One hundred years ago Meeker, Colorado was a typical
western town of frame buildings and dirt roads with nary a tree in sight.
Now it is a beautiful and thriving community, rich in history.
The History of Meeker can be seen first hand by visiting the
White River Museum! You won't be able to miss the rough hewn log buildings
which store the treasures of the White River Valley. Stop in when you're
in Meeker and take a look at the picture by the door. It was taken 4 years
after the military left in 1883. There's another large picture that's on
the wall to the right as you go into the last room. It was taken from the
steps of the Garrison and you can see where the people put false fronts on the
old adobe enlisted men's barracks. It's fascinating!
The original structure was built in 1880 as quarters for U.S.
Army officers. The army pulled out in 1883 and sold to the town, the
officers' quarters for $100 each and the adobe enlisted men's barracks (on the
block where the bank is) for $50 each. The museum was a private residence
until 1945. The Garrison building, which recently underwent major
renovation, was a residence until 1995, and the corner building continues to be
a private home.
Photos of early settlers and structures garnish the walls.
A small room is devoted to pictures and information about the town,
Nathan C. Meeker and his family. The pictures
you see below are of Nathan C. Meeker and his daughter, Josephine Meeker, who
was captured by the Utes during the Meeker Massacre.
Mrs. Arvilla Meeker, Flora Ellen Price and her two young children
were also captured. Though Flora Ellen Price was the mother of two
children, she was only 16 years old and as innocent as they were. At the
White River Agency, Johnnie and May Price were pets of all the Utes, who tried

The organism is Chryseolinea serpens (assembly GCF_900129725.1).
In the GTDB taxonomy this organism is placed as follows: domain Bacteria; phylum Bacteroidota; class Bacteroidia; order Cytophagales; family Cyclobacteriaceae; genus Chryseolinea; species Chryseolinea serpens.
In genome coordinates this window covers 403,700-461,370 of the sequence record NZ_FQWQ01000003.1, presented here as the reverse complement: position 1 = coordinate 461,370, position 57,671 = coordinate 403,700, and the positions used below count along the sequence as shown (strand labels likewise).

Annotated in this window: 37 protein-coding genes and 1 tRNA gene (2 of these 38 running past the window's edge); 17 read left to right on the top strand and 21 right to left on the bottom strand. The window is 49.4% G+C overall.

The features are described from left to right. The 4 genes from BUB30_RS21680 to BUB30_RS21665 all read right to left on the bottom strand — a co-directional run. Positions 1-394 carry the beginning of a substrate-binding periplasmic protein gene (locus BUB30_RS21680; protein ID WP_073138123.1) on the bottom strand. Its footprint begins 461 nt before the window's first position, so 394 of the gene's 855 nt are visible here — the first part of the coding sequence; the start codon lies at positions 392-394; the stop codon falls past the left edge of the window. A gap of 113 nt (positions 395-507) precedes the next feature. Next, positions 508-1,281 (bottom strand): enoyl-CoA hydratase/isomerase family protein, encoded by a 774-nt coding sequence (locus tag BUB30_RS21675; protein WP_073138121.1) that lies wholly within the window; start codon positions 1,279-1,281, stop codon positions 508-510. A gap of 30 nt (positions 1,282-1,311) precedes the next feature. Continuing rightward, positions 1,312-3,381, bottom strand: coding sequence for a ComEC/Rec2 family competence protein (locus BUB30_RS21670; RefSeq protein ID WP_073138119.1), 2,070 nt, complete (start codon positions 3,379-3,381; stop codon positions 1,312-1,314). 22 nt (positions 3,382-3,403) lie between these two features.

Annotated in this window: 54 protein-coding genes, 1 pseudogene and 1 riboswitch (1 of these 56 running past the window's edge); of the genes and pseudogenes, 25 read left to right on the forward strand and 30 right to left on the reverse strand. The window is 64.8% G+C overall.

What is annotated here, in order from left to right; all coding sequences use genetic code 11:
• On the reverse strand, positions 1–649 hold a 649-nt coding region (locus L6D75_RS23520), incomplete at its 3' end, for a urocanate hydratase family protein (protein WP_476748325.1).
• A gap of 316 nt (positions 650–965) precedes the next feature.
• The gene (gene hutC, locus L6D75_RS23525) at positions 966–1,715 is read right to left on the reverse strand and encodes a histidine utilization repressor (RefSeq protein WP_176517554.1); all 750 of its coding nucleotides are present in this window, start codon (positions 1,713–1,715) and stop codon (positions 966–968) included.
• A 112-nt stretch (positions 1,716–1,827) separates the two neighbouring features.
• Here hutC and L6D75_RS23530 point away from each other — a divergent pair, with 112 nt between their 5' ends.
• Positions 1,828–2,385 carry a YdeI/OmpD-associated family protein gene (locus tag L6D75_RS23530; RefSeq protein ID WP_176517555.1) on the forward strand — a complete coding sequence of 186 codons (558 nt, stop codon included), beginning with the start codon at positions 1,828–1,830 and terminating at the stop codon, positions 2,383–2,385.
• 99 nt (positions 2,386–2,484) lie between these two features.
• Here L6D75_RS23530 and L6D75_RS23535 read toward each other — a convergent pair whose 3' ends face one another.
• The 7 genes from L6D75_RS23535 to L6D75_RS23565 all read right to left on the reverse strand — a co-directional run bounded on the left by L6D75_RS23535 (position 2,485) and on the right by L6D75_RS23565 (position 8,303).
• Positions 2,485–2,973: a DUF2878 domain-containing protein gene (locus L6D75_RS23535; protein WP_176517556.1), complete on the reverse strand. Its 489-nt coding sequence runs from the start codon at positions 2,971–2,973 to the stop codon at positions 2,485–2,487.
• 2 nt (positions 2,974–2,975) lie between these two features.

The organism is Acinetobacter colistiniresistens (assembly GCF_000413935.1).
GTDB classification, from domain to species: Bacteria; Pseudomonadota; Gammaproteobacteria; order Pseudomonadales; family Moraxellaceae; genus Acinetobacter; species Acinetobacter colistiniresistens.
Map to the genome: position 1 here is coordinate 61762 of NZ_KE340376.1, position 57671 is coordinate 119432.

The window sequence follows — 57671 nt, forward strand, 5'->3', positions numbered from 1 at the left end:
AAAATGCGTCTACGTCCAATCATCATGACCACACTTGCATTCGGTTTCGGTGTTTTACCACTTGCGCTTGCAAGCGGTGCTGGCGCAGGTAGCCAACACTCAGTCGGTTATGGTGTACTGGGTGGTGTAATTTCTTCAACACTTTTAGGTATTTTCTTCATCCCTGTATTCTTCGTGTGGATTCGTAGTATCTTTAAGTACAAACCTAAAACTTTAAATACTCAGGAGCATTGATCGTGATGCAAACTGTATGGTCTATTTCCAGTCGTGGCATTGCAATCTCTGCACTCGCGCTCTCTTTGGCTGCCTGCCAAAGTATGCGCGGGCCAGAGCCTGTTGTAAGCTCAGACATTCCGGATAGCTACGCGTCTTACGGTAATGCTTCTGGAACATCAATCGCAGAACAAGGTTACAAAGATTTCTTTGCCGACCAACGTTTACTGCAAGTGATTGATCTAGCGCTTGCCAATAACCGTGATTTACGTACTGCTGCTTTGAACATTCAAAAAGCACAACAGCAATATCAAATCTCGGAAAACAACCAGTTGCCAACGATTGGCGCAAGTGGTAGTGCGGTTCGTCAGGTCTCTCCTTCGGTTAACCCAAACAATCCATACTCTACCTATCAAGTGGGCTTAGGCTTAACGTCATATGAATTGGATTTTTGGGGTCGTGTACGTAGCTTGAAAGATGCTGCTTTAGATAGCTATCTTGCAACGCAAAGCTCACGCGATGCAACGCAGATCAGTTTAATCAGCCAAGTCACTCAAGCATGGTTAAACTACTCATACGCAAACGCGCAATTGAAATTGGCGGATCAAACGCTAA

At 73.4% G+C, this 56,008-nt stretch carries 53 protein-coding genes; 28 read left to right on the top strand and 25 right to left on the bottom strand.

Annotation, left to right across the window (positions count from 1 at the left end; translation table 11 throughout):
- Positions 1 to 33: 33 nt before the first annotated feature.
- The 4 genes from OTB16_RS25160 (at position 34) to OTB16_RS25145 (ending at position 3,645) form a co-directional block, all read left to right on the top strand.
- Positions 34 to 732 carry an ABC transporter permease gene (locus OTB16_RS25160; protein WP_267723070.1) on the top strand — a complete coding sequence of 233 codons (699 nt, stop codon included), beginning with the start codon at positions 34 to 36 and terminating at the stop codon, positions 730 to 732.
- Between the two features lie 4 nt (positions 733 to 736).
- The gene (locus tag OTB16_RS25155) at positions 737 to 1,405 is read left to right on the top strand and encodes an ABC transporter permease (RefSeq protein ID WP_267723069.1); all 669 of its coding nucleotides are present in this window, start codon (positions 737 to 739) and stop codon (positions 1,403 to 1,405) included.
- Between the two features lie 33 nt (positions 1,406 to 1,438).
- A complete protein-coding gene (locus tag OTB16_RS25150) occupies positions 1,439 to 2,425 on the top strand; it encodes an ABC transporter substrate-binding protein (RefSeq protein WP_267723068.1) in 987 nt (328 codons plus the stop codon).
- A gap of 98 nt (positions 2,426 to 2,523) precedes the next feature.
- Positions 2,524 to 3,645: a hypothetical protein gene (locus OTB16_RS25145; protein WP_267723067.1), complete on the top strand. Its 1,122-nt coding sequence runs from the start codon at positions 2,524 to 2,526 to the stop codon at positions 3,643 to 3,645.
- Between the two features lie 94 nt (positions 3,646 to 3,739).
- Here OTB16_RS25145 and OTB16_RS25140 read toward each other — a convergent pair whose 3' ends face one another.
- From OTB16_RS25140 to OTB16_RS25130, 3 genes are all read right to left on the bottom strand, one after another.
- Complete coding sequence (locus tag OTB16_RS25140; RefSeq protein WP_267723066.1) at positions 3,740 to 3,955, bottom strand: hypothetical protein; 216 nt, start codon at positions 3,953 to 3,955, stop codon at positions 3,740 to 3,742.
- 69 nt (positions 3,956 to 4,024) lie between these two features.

to buy them at high prices! Pictures below are of Mrs. Meeker, Mrs. Price
and her two children.
You'll find dresses, wedding gowns, hats and jewelry, from the late
1800's through the 40's, and on. If you don't find the large Victorian
wreath made of human hair, make sure and ask someone. It truly is
exquisite. There are uniforms from every branch of the service, worn by
Meeker men in wars going back to WWI.
personal belongings you'll meet people who've added color to the Meeker
landscape. You can see Rory White's bear hide coat. Rory was the
stagecoach driver between Rifle and Meeker at the turn of the century.
Only in high summer was he seen without his bear hide coat! You can read
articles about the "real" facts behind the Meeker Massacre, and on the spot
coverage of the Meeker bank robbery in 1896.
won't want to miss seeing Chief Colorow's peace pipe, or the pair of moccasins
made by a Ute woman for a pioneer boy. You can see the original hand
printing press brought to Meeker in 1885 from Leadville by wagon to print The
Meeker Herald weekly newspaper - which, by the way, is still in circulation
under the name of The Herald Times.
matter what strikes your interest as you walk through the museum, let your
imagination take hold. These pieces of furniture, pictures, and personal
treasures are truly the pioneer west! Below is the plow that was used by
Nathan Meeker to dig up the Ute Indians' pony racetrack. This act led to
the Meeker Massacre and Mr. Meeker's death in 1879.
The White River Museum is located at 565 Park Street, behind the red
flagstone Rio Blanco County Courthouse, one block from downtown Meeker.
is open daily year around. Our hours are 9AM-5PM Mid-April through
end of November, 10AM-4PM through the winter.
Please call the White River Museum at
970-878-9982 with any questions. You can also
Admission is free. Donations are greatly appreciated. Thank
you from the Rio Blanco County Historical
Theodore "Teddy" Roosevelt loved the Northwest Colorado
area and spent time in Meeker while hunting mountain lions and other big
game. He stayed at the historic Meeker Hotel while here. The
museum has several pictures of President Roosevelt, some of which
include his handwritten comments.
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